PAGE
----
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Through the Eye of a Needle: Wealth, the Fall of Rome, and the Making of Christianity in the West, 350-550 AD (Englisch) Taschenbuch – 29. April 2014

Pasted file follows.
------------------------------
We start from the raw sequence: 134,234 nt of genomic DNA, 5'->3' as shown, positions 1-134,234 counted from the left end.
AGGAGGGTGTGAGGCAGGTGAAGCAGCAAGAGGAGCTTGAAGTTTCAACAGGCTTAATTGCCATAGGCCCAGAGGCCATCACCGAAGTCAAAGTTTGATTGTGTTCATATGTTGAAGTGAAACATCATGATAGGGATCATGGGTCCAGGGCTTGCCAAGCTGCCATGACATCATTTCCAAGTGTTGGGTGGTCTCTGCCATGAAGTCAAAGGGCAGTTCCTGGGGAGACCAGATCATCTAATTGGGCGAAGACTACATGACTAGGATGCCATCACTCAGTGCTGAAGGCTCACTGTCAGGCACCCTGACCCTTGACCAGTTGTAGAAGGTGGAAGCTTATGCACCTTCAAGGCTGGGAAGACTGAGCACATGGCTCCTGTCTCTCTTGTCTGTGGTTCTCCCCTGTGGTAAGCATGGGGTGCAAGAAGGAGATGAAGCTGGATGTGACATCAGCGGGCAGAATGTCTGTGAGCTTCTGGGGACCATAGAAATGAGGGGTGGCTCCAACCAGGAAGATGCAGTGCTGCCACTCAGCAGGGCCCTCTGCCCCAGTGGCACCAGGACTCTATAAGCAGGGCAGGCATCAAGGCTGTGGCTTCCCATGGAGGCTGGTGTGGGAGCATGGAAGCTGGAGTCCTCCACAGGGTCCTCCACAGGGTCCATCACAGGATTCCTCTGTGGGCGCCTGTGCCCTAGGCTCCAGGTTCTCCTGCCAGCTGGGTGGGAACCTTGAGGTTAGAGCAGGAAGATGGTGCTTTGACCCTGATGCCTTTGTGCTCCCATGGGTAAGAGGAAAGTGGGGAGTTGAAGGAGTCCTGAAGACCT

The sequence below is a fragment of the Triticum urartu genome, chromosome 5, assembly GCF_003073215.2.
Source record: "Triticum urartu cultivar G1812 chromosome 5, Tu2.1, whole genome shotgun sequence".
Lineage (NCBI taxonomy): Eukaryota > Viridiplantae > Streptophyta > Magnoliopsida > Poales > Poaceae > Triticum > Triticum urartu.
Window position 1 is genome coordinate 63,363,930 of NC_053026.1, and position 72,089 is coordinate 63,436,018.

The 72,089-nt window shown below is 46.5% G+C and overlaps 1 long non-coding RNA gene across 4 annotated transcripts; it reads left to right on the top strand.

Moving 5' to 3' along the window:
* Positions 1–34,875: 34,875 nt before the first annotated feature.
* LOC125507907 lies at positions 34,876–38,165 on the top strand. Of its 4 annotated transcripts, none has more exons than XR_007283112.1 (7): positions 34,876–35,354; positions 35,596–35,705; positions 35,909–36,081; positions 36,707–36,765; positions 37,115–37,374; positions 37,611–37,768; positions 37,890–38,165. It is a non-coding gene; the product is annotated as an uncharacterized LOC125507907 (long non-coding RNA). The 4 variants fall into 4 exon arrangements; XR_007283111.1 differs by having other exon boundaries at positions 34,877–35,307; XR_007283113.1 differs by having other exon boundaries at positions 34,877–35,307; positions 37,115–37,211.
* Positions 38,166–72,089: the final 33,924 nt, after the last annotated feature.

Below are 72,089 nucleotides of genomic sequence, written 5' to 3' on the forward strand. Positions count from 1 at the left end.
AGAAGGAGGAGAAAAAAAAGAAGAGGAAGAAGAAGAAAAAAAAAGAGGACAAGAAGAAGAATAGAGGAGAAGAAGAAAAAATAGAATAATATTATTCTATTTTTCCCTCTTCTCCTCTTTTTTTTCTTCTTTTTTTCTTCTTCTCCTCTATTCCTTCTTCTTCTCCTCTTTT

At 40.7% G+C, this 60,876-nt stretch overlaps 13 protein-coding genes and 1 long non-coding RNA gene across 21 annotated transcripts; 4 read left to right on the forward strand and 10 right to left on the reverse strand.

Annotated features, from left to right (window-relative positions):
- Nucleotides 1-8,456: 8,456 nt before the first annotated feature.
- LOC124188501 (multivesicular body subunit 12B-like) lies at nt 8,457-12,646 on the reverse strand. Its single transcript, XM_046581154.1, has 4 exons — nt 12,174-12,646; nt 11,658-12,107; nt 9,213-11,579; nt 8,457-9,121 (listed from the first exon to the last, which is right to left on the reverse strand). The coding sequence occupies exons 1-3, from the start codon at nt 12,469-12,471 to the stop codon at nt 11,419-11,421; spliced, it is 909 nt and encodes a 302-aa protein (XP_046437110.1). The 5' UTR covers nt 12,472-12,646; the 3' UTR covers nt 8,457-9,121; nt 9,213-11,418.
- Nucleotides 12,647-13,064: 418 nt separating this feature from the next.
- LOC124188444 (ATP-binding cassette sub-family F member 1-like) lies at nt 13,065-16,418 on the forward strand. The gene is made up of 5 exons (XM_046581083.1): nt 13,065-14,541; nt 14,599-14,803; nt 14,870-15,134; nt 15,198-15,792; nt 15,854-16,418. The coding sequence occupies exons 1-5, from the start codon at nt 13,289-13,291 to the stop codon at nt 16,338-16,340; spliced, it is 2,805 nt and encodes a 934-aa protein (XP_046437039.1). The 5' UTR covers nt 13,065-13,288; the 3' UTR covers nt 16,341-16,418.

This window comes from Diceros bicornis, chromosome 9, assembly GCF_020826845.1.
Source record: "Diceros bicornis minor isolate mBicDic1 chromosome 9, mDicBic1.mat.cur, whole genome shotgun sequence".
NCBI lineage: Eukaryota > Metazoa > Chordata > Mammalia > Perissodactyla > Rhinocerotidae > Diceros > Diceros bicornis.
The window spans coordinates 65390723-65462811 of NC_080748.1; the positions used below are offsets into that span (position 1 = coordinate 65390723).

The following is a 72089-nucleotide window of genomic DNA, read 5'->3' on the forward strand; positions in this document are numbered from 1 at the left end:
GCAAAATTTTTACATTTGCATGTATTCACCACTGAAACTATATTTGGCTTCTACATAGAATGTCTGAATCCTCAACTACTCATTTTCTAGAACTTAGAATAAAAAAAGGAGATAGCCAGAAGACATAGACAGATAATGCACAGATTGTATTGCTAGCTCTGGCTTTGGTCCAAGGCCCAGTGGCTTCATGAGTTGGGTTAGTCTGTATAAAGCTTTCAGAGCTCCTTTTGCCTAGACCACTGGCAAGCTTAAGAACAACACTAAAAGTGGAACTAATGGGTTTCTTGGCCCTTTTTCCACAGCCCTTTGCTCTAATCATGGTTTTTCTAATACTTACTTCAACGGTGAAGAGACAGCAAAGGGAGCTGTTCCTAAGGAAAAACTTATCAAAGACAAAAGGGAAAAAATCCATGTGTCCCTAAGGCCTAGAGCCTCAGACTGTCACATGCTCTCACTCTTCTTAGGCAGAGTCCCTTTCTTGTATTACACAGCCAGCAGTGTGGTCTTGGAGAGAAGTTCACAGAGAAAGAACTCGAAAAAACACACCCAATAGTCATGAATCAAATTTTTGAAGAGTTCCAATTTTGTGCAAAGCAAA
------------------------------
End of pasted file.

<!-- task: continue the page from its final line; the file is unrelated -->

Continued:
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Winner of the 2012 Gold Medal Book of the Year Award, History category, ForeWord Reviews Winner of the 2012 Award for Excellence in Humanities, Association of American Publishers Winner of the 2012 R. R. Hawkins Award, PROSE Awards, Association of American Publishers Winner of the 2013 Jacques Barzun Prize in Cultural History, American Philosophical Society Winner of the 2013 Philip Schaff Prize, American Society of Church History Winner of the 2012 PROSE Award in Classics & Ancient History, Association of American Publishers One of Choice's Outstanding Academic Titles for 2013 Honorable Mention for the 2013 Cundill Prize in Historical Literature, McGill University "To compare it with earlier surveys of this period is to move from the X-ray to the cinema... Every page is full of information and argument, and savoring one's way through the book is an education. It is a privilege to live in an age that could produce such a masterpiece of the historical literature."--Garry Wills, New York Review of Books "[O]utstanding... Brown lays before us a vast panorama of the entire culture and society of the late Roman west."--Peter Thornemann, Times Literary Supplement "[M]agisterial... The formidably learned historian challenges commonly accepted notions about the role of wealth in the decline of the Roman empire and examines the roots of charity, two subjects relevant to contemporary economics."--Marcia Z. Nelson, Publishers Weekly "It is exciting to watch a historian who has already written so extensively on Late Antiquity absorb so much new scholarship, revise his old reviews, and re-imagine the world we thought we knew from him... Through the Eye of a Needle is a tremendous achievement, even for a scholar who has already achieved so much. Its range is as vast as its originality, and readers will find everywhere the kinds of memorable aperus and turns of phrase for which its author is deservedly famous... There can be no doubt that we are in the presence of a historian and teacher of genius."--G. W. Bowersock, New Republic "As Brown (Augustine of Hippo), the great dean of early church history, compellingly reminds us in his magisterial, lucid, and gracefully written study, the understanding of the role of wealth in the developing Christian communities of the late Roman Empire was much more complex. Combining brilliant close readings of the writings of Ambrose, Augustine, Jerome, and Paulinus of Nola with detailed examinations of the lives of average wealthy Christians and their responses to questions regarding wealth, he demonstrates that many bishops offered such Christians the compromises of almsgiving, church building, and testamentary bequests as alternatives to the renunciation of wealth... Brown's immense, thorough, and powerful study offers rich rewards for readers."--Publishers Weekly "Brown's goal in this book is patiently to reconstruct the debates on wealth among late Roman Christians: in other words, to set out the context for the tendentious claims of ascetic minorities, which have misled so many later interpreters."--Conrad Leyser, Times Literary Supplement "His sparkling prose, laced with humour and humanity, brings his subjects to life with an uncommon sympathy and feeling for their situation."--Tim Whitmarsh, Guardian "This book should be daunting but it is not; for while the book is heavy to lift, it is even harder to put down. It makes utterly compelling reading."--Eric Ormsby, Standpoint "Brown may be an emeritus professor of history at Princeton, but his research is resolutely up-to-date... A hefty yet lucid contribution to the history of early Christianity."--Kirkus Reviews "[A]n unprecedented resource... Brown creates broad, deep landscapes in which the reader can watch the ancients moving. You can, in places, just crawl in and have a true dream about the ancient world. Moreover, the topic holds fascinating implications about the formation of modern Western culture... It's a significant and suggestive story."--Sarah Ruden, American Scholar "The sheer scope of this history is daunting, but scholars, theologians, and anyone interested in late Roman history or early Christianity will find this a fascinating view not only of the Church's development, but also of the changing concepts of wealth and poverty in the last centuries of the Roman empire."--Kathleen McCallister, Univ. of South Carolina Lib., Columbia, Library Journal "This is a masterpiece that more than justifies its length. Peter Brown is the greatest living historian of late antiquity, a periodization which he virtually invented, and Through the Eye of a Needle an achievement which stands to his earlier career as a great cathedral does to a pilgrimage route."--Tom Holland, History Today "[N]o other scholar could have produced Brown's characteristically intricate, spectacular and joyous synthesis... One of the captivating qualities of Brown's new book is the sheer energy and intellectual excitement that sparkle through it. He might, in recent years, have rested of his laurels--perhaps, like his beloved Augustine, written his memoirs. Instead, he celebrates the continuing expansion of the field and demonstrates his continued mastery of it in a groundbreaking study of wealth in the late antique Church... Towards the end of the book, Brown describes how a basilica might have looked around the year 600: glowing with candles, glittering with mosaics, gleaming with gold and silver vessels. 'The church itself', he says, 'had become a little heaven, filled with treasures.' It is a description irresistibly applicable to Peter Brown's own book: as rich a monument to the life of the mind as was any late Roman basilica to the life everlasting."--Teresa Morgan, Tablet "[A] predictably brilliant re-appraisal of the Roman world during the fourth to sixth centuries... Through the Eye of a Needle is a vast book, but is remarkably readable. Brown's intimate knowledge of Augustine and his times is presented with human empathy and a sense of the relevance of these long-ago events... [T]he latter chapters of Through the Eye of a Needle contain much essential information about the establishment of Christian influence throughout Europe following Rome's fall... [A] wonderful book."--Ed Voves, California Literary Review "Peter Brown, professor emeritus at Princeton University and the leading historian of late antiquity, has written a masterful study... His book is characterized by lively prose, mastery of the primary sources and original languages, comprehensive use of changes in the study of antiquities (especially the 'material culture' of archaeology), gorgeous plates, nearly 300 pages of bibliographic end material, and a number of important revisions to the standard historiography."--Dan Clendenin, JourneywithJesus.net "Through the Eye of a Needle (Princeton University Press) is the crowning masterpiece of Peter Brown, the great historian who virtually invented late antiquity as a periodisation. The book's theme might seem specialised: the evolution of attitudes towards wealth in the last century and a half of the Roman empire in the west, and the century that followed its collapse. In reality, like so many of Brown's books, it gives us a world vivid with colour and alive with a symphony of voices. It is not only the most compassionate study of late antiquity in the west ever written, but also a profoundly subtle meditation on our own tempestuous relationship with money."--Tom Holland, History Magazine "Brown, in this masterful history, makes the writings of Augustine, Ambrose and Jerome more accessible to the average reader, and scholars will welcome the voluminous notes and index."--Ray Saadi, Gumbo "[D]eliriously complicated... As usual, Brown leaves no stone unturned in his search for insight and evidence... He paints a colorful social setting for early church debates about theology and ethics without becoming reductively sociological, and often overturns accepted mytho-history in the process. He quietly draws on contemporary theory but typically lets ancients speak for themselves because his aim is to introduce us to an exotic world. Through it all, he focuses on the masses of details by treating attitudes, beliefs, and practices about wealth as a 'stethoscope' to hear the heartbeat of late Roman and early Christian civilization... Brown has captured the rough texture of real history. It is testimony to the success of Brown's subtle, provocative, and beautifully written book."--Peter Leithart, Christianity Today "A fascinating book by the great historian of late antiquity, Peter Brown, on the development of Christianity in Rome... Through the Eye of a Needle is a serious work of scholarship and an important study about how Rome became Christian."--John Roskam, Executive Director of the Institute of Public Affairs "Thoroughly researched, making use of the new materials that have emerged in the recent years, The Eye of the Needle is a scholarly work not just on early Christianity but relates its growth to the later developments and offers a new reading of the old sayings. It definitely is a source book for readers on religion and society."--R. Balashankar, Organiser "Its achievement is plain. It explores, with Brown's characteristically profound empathy, the great paradox of how a church with a world- and wealth-denying ideology came to acquire temporal riches and respectability... [H]is approach is to offer the reader extraordinarily vivid portraits of individual Christian thinkers faced with the moral contradictions of worldly riches... This much anticipated book, described by Brown as 'the most difficult book to write that I have ever undertaken,' fulfils expectations. Its success is grounded in its unerring moral balance. Perhaps for the first time, the problem of wealth in early Christianity is treated in full, with no righteous fury at blatant hypocrisy nor any apology for a church that rationalized its enrichment by feeding the poor... It is the virtue of Through the Eye of a Needle that it prompts and enables one to think about the largest questions. It is a gift to have such a beautiful, authoritative, and humane study that cuts to the heart of all that is most challenging in the r...